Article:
USATSI_7786735_154158418_lowresThe Hockey Hall of Fame has announced its 2015 class. The inductees for the November 9 ceremony will be Nicklas Lidstrom, Sergei Fedorov, Chris Pronger, Phil Housley, Angela Ruggiero, Peter Karmanos Jr., and Bill Hay.

Lidstrom, Pronger and Fedorov were all chosen in their first year of eligibility.

Lidstrom was always going to be a shoe-in for the Hall. The Swedish defenceman is arguably the best defenceman to ever play the game. Okay, he’s the best defenceman to ever play the game. He won the Norris Trophy seven times, second to Bobby Orr’s eight Norris Trophy wins and tied with Doug Harvey.

Lidstrom spent 20 years in the NHL, all with Detroit, and played in 1,594 games with 1,142 points. He’s sixth all-time in points at defence and won four Stanley Cups. He’s the first European player to win the Conn Smythe and the first European player to captain a Cup champ. Oh, and he finished second in Lady Byng voting five times.

Pronger is the only defenceman other than Mr. Orr to win the Norris Trophy and the Hart Trophy in the same season (2000). He played 1,167 games over the course of 18 NHL seasons, winning a Cup with the Anaheim Ducks in 2007. He was in the Cup Final with Edmonton in 2006 and again with the Flyers in 2010.

Like Lidstrom, Pronger’s in the Triple Gold Club with Olympic gold and a World Championship in his trophy case. He was a minute-munching defenceman who played on the edge of darkness, often going over that edge, and his career was cut short by injuries. He played his last game in November of 2011.

Fedorov was with Lidstrom on the Red Wings for three of those four Cups. He won the Hart Trophy and the Ted Lindsay Award in 1994 and won the Selke Trophy twice, once in 1994 and again two years later. He had 18 seasons in the NHL, spending time in Detroit, Anaheim, Columbus, and Washington.

Fedorov put together 1,179 points in 1,248 games. He had 176 points in 183 playoff games. And on international ice, he was a part of the dreaded Russians from the late 1980s and early 1990s. When he arrived with the Red Wings, Fedorov centred Igor Larionov and Vyacheslav Kozlov with Viacheslav Fetisov and Vladimir Konstantinov on D. Those were the days.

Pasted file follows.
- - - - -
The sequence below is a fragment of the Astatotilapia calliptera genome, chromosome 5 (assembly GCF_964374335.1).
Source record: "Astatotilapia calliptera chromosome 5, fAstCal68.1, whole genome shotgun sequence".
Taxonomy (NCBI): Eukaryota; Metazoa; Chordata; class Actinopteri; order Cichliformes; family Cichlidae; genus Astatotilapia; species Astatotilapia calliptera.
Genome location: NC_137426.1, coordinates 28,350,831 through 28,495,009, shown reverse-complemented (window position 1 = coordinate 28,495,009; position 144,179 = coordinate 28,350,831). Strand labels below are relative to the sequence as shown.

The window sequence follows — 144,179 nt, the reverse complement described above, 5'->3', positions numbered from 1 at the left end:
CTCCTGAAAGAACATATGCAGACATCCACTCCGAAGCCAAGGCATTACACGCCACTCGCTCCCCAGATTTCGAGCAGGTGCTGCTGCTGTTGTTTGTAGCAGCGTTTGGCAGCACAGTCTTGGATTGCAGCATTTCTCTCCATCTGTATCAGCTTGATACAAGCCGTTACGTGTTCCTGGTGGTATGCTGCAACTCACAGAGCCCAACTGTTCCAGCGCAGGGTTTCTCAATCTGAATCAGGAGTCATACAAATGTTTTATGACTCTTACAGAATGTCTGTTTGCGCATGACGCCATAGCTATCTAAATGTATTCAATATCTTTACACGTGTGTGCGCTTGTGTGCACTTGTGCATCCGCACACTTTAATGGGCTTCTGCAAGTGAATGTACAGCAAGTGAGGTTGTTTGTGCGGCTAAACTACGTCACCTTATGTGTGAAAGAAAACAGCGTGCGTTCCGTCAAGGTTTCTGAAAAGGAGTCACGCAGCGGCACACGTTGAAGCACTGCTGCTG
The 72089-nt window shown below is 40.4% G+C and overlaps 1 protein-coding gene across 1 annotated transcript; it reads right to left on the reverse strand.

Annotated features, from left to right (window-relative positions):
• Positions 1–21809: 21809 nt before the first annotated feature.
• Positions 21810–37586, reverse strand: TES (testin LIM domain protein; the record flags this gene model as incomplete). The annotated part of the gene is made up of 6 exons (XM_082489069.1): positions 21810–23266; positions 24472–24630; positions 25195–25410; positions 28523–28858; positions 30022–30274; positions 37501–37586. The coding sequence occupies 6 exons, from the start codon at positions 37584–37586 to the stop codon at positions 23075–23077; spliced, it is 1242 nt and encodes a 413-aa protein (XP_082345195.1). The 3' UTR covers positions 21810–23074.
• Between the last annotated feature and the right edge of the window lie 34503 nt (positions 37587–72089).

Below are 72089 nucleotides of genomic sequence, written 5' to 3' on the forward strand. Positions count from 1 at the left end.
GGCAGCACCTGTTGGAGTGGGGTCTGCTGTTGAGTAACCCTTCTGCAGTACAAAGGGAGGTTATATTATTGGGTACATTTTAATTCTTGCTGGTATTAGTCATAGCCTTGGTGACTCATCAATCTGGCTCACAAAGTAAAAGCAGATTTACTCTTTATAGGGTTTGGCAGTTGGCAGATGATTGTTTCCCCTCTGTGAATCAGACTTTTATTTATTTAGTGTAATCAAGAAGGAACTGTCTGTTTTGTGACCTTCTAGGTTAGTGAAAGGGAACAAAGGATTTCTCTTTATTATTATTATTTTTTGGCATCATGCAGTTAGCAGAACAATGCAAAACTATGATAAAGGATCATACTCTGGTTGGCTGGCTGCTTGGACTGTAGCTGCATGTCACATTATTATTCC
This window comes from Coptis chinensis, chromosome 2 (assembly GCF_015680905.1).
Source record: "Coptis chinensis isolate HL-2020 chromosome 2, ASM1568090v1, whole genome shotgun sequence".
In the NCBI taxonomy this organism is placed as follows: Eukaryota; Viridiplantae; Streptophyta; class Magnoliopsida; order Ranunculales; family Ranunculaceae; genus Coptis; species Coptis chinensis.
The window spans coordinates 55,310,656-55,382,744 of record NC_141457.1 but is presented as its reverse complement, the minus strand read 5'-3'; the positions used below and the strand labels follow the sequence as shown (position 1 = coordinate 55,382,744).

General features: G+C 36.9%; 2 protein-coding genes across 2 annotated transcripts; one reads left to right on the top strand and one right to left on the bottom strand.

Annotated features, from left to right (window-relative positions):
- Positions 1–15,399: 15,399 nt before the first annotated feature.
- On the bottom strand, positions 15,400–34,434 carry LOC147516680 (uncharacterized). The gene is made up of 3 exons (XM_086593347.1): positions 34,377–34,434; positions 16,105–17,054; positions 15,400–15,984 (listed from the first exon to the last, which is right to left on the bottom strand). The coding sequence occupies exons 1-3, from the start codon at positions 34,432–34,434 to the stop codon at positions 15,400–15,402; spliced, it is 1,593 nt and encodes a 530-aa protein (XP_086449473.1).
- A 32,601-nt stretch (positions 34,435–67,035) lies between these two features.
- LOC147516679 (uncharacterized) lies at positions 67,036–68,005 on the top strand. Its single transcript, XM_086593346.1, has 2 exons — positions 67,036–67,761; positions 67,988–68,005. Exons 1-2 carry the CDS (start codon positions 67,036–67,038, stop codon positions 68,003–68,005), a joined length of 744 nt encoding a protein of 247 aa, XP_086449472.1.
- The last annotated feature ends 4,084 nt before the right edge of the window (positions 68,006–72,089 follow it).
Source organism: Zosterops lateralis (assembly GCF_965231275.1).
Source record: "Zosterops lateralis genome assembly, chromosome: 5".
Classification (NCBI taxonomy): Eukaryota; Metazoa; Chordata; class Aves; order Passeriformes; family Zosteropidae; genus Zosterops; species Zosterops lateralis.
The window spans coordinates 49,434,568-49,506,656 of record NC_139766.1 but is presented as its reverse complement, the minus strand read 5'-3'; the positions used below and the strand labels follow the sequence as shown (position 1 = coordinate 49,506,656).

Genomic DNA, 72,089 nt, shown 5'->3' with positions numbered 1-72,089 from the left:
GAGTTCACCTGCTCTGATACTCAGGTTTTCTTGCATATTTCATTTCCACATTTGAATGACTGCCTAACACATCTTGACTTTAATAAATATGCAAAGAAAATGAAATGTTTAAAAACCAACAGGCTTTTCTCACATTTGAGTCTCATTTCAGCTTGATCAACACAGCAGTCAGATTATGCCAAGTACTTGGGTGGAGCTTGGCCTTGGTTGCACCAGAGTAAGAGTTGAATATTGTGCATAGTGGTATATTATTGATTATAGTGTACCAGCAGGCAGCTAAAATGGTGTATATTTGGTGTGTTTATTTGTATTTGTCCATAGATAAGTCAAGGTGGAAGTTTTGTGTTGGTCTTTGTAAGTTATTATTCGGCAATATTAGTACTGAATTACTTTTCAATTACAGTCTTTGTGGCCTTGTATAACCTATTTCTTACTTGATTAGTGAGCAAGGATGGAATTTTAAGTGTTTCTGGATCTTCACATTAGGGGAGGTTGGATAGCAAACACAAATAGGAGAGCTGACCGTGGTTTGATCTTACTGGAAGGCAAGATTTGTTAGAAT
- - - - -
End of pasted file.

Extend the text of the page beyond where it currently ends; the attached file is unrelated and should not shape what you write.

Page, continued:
Housley put in 21 seasons with eight different teams, skating in 1,495 games in the NHL. He scored 1,232 points, good for fourth all-time in defensive scoring. He had at least 60 points a season a dozen different times over the course of his celebrated career.

Housley, now an assistant coach with the Nashville Predators, is the second leading scorer among American-born players. Mike Modano is the first, surpassing Housley’s numbers in November of 2007. Of all the prizes won by Housley, he never collected a Stanley Cup. He did make it to the Final with the Capitals in 1998, but his team was swept by one Nick Lidstrom and the Detroit Red Wings.

Ruggiero won the Patty Kazmaier Award in 2004 as the top player in U.S. women’s collegiate hockey and she never looked back. She has four Olympic medals to her name with the Americans, collecting a gold in Nagano in 1998. Ruggiero has also led the Americans to gold and silver at several World Championships, including in Sweden in 2005 and in Switzerland in 2010.

A fixture in American professional hockey, Ruggiero played for the ECHL Tulsa Oilers in a January 2005 game and became the first woman to skate in a regular season pro game in a position other than goalie.

The 72-year-old Karmanos Jr. is the majority owner of the Carolina Hurricanes and the founder of the software company Compuware. He cofounded the Compuware Hockey organization in the late 1970s and has been an executive in the Ontario Hockey League for 30 years, owning the Plymouth Whalers – the first American team in the OHL.

Along with Compuware partner Thomas Thewes, Karmanos Jr. and Jim Rutherford purchased the Hartford Whalers in 1994 for $47.5 million. That was back when you could buy a hockey franchise for $47.5 million. The team was eventually moved to Carolina, which hasn’t made Karmanos Jr. a popular guy in Connecticut.

Finally, Bill Hay. He spent eight seasons in the NHL for the Chicago Black Hawks. No, that’s not a typo. His father Charles Hay is already in the Hall of Fame. The younger Hay started his professional career playing for the Calgary Stampeders in the Pacific Coast Hockey League. Eventually, he was called up to the Black Hawks in the NHL and put up 55 points to win the Calder Memorial Trophy in his rookie season.

Along with linemates Bobby Hull and Stan Mikita, Hay helped the Black Hawks win their first Stanley Cup since 1937-1938 when they took home the victory in the 1960-1961 season. The first NCAA graduate to play in the NHL, Hay has since served as the president and COO of Hockey Canada as well as the president and CEO of the Calgary Flames and the chairman of the Hall of Fame.

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